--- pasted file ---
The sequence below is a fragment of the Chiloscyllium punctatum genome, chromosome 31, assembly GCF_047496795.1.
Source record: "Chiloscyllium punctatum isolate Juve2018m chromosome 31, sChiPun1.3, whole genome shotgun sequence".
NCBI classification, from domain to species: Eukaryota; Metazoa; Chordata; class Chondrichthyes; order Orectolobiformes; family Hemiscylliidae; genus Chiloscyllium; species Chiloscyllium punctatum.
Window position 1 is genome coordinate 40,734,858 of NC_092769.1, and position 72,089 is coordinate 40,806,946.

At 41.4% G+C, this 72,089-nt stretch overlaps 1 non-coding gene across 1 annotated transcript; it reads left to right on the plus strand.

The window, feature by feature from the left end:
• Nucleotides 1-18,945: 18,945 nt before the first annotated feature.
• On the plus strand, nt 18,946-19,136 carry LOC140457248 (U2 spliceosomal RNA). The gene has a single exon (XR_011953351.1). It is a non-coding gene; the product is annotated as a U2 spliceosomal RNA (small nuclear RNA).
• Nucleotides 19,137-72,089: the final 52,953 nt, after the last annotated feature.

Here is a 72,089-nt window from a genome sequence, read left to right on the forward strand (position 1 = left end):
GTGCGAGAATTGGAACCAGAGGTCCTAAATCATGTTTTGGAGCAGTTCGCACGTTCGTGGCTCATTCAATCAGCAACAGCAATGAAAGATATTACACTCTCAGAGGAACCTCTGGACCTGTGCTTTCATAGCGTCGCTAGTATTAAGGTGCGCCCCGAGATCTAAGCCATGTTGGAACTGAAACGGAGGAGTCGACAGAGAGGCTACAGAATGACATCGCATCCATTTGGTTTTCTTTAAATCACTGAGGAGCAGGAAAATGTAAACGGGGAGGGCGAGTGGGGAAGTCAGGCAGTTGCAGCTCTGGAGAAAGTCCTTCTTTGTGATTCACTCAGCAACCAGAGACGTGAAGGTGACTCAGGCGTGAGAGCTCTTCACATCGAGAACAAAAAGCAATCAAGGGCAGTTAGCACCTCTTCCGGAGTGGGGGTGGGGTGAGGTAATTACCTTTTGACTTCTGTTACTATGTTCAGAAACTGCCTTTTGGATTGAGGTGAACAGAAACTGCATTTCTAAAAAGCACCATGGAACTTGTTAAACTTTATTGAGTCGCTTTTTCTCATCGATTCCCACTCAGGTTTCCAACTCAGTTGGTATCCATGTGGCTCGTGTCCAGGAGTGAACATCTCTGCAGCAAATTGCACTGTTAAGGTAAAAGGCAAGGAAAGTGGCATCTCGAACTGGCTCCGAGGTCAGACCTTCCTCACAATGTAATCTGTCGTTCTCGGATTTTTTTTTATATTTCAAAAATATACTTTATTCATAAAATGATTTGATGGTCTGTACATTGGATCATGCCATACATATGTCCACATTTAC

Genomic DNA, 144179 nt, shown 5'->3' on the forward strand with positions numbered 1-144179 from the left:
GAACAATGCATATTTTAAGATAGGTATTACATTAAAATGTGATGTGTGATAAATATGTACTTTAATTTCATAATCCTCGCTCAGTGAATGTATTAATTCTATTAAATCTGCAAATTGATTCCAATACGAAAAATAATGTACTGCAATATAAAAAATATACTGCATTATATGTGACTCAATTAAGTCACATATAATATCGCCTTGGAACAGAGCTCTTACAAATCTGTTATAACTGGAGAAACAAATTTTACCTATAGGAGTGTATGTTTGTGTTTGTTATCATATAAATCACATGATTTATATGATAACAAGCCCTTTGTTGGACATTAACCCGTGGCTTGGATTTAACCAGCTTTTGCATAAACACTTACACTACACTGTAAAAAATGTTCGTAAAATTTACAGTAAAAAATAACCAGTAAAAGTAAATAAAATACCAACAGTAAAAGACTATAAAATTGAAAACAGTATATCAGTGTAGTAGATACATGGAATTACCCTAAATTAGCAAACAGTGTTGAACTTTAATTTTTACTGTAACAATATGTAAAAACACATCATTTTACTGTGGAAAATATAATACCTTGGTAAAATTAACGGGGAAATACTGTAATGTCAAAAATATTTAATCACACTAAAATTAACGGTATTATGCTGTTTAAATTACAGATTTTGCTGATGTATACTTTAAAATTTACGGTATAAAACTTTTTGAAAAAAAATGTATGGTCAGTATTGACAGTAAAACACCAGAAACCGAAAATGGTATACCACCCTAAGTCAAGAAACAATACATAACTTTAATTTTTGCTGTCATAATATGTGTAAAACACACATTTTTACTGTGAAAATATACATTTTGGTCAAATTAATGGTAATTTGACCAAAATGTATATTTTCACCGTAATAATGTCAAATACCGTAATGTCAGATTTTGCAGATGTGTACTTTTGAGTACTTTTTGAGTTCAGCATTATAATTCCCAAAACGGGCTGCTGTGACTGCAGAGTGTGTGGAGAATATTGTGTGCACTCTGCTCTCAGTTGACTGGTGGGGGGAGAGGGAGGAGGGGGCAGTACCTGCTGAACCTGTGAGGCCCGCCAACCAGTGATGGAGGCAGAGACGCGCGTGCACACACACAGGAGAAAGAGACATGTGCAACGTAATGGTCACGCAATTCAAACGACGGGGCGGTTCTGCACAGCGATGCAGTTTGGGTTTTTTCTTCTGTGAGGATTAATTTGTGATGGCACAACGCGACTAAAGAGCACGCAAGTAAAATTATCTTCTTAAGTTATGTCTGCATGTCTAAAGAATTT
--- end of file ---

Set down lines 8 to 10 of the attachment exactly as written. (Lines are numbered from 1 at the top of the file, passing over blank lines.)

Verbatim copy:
• On the plus strand, nt 18,946-19,136 carry LOC140457248 (U2 spliceosomal RNA). The gene has a single exon (XR_011953351.1). It is a non-coding gene; the product is annotated as a U2 spliceosomal RNA (small nuclear RNA).
• Nucleotides 19,137-72,089: the final 52,953 nt, after the last annotated feature.

Here is a 72,089-nt window from a genome sequence, read left to right on the forward strand (position 1 = left end):